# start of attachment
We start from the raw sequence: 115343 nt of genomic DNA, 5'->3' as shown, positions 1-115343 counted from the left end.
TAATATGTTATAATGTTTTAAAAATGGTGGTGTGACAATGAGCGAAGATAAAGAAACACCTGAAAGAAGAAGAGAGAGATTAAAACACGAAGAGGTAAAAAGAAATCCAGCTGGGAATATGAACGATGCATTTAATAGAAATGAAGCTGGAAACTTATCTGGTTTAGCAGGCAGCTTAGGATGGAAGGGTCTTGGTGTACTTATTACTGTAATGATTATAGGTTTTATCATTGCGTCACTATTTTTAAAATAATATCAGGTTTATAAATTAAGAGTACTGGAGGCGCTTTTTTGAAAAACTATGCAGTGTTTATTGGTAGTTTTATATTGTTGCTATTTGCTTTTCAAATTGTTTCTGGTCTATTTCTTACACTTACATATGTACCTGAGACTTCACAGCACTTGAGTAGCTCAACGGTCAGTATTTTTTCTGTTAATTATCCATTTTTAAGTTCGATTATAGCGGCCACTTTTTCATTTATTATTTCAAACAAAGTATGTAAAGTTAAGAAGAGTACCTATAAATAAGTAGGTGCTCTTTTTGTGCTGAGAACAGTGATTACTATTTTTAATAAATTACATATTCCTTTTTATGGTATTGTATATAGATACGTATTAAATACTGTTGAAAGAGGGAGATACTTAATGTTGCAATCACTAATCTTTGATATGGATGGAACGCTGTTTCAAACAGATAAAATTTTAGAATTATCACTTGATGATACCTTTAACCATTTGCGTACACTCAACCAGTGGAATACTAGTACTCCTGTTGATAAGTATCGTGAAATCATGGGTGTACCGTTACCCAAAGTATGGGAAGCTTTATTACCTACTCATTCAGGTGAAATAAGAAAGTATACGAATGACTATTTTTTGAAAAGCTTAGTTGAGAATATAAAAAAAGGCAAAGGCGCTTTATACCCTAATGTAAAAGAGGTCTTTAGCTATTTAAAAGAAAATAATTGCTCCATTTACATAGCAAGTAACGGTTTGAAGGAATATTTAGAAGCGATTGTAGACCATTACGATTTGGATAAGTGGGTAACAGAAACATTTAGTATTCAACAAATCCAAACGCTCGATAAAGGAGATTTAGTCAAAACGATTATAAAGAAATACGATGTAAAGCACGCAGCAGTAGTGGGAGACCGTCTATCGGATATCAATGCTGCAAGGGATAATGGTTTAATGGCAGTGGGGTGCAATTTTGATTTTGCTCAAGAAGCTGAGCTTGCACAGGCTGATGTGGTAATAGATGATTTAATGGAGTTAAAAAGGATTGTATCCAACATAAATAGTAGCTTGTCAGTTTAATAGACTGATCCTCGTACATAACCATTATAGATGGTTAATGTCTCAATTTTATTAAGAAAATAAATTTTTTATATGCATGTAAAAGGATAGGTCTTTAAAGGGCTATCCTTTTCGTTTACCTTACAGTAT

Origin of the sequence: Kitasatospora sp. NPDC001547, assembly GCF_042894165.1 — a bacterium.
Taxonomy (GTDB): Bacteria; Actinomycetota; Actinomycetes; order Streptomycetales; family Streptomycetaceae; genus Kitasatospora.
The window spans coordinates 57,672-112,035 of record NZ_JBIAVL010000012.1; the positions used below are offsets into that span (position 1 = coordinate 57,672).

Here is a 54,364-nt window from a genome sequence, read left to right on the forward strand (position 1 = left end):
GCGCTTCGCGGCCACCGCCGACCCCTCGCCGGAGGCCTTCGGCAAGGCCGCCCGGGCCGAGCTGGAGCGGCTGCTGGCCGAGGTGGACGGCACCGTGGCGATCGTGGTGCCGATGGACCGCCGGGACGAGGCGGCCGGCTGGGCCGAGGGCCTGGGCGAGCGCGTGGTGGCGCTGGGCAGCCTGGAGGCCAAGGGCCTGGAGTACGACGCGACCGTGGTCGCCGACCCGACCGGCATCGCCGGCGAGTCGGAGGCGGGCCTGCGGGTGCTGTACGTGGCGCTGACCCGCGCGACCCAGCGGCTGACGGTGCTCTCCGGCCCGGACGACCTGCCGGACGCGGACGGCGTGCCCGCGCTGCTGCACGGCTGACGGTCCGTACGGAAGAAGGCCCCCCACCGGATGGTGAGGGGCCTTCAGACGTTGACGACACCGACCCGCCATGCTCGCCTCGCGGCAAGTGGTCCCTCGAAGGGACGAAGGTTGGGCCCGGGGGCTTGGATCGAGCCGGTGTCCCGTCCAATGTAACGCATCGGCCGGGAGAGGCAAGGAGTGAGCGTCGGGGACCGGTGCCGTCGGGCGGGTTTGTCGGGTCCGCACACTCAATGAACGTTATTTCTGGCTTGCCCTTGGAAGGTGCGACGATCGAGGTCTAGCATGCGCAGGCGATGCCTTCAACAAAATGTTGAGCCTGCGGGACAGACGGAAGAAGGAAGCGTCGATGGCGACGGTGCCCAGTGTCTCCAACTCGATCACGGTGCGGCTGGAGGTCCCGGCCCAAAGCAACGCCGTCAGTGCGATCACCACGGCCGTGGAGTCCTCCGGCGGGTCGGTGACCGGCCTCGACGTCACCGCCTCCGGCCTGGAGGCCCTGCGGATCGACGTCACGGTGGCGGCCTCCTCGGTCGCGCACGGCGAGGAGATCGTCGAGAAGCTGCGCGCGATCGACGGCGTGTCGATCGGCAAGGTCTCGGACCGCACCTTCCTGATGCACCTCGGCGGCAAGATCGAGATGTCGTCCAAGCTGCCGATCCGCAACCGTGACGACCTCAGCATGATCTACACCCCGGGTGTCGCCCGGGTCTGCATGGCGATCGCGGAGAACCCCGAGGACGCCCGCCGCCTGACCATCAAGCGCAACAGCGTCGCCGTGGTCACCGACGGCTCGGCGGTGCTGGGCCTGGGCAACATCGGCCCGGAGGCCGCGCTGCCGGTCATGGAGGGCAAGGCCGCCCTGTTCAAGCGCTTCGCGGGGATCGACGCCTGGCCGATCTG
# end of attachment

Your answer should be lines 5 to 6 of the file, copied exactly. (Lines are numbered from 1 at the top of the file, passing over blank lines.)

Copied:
The window spans coordinates 57,672-112,035 of record NZ_JBIAVL010000012.1; the positions used below are offsets into that span (position 1 = coordinate 57,672).

Here is a 54,364-nt window from a genome sequence, read left to right on the forward strand (position 1 = left end):